Why do some patients react differently to the same drug?
A study using data analyzed by the YouScript Personalized Prescribing Software has quantified the role genotypes may play in causing adverse drug reactions.
The research, published in the journal Pharmacogenomics, showed that a combined 33.9 percent of all potential clinically significant drug interactions were due to drug-gene and drug-drug-gene interactions. These potential interactions are entirely missed by electronic health records and drug interaction software currently used by physicians, pharmacists, nurses and physician assistants.
Drug-drug-gene interactions (DDGIs) happen to drugs which have two or more metabolic pathways when one pathway is reduced by a genetic mutation and the other pathway is blocked by an inhibiting drug.
An individual’s genotype combined with multiple drugs can affect their ability to clear or metabolize a medication, in some cases causing adverse effects. Genetic testing, together with predictive computer algorithms, can now improve a medical professional’s ability to better manage drug regimens for at-risk individuals, beyond what is possible with drug-drug interaction data only.
The study, co-authored by Genelex Director of Pharmacy Tyler Mamiya, PharmD, details the results of a pilot study conducted in 2013 to understand the frequency of drug-drug (DDI), drug-gene (DGI) and drug-drug-gene (DDGI) interactions.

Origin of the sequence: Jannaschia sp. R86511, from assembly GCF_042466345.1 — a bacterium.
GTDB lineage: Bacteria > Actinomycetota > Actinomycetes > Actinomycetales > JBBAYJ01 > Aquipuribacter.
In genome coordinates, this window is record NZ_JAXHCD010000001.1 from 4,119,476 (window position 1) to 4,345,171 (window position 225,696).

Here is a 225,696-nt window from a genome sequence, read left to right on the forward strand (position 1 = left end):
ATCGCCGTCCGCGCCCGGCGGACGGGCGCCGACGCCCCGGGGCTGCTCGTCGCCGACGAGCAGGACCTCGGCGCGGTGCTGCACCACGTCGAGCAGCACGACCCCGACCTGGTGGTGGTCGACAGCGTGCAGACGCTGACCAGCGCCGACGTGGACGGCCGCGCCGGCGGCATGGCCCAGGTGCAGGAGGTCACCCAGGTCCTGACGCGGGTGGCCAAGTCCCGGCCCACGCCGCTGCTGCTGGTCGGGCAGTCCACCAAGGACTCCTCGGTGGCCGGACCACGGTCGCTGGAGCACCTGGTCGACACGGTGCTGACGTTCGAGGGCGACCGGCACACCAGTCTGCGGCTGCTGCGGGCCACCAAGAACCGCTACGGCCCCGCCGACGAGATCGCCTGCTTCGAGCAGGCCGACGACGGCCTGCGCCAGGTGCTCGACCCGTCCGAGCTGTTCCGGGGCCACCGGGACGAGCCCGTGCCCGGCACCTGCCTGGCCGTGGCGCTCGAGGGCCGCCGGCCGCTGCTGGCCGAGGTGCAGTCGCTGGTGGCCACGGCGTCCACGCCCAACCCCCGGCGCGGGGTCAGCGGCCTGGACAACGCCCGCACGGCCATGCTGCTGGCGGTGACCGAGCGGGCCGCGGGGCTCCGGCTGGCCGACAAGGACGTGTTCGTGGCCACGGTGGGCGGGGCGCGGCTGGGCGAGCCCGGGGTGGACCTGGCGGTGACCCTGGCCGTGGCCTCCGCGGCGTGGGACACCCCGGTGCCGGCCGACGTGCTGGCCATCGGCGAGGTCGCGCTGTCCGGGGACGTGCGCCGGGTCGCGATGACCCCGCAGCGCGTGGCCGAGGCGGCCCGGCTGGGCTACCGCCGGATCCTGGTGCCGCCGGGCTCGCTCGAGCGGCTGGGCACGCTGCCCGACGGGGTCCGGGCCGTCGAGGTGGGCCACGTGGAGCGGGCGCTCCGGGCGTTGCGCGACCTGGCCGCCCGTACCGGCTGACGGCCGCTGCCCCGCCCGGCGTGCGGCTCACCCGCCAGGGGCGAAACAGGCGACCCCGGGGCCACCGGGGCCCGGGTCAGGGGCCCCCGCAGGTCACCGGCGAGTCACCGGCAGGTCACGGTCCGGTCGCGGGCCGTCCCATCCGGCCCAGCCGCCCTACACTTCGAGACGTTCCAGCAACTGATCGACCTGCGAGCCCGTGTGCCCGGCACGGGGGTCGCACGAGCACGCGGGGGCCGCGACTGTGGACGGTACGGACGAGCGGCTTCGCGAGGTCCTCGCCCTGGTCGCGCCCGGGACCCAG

Of the 1053 cases of “substantial or major” clinical interactions identified, the study found that when compared with DDIs alone (which account for 66.1 percent of interactions), DGIs and DDGIs increased the total number by 51.3 percent.
The authors conclude from this initial study that drug-gene and drug-drug-gene interactions may comprise more than a third of all potential, clinically significant drug interactions, and, that the number of drug interactions due to DDGIs was greater than DGIs. This represents a large population that may be having adverse drug reactions due to DGIs and DDGIs. They recommend further studies to better determine the frequency of these previously undetected adverse drug reactions.
“Adverse drug reactions are a costly public health problem,” Mamiya said. “Given the proportion of patients that take more than one medication, measuring drug-drug-gene interactions is of particular importance. This research is the beginning of building a measured evidence base of possible interactions and takes us a step closer to truly personalized individual drug therapies.”
About the Study
The authors’ retrospective analysis included a population of 1,143 patients who underwent CYP polymorphism testing and submitted a list of their medications — including FDA-approved prescriptions, OTC drugs, and herbal products or supplements.
To identify all potential interactions, the authors used the YouScript software, a database and patented algorithm, to determine if the interaction was a DDI, DGI or DDGI.
The algorithm sums up all interactive effects, and generates a final rating of the clinical warning. Predictions made by the software were then independently confirmed by two clinical pharmacists.
View a summary of the study online or read the full text at Medscape.com.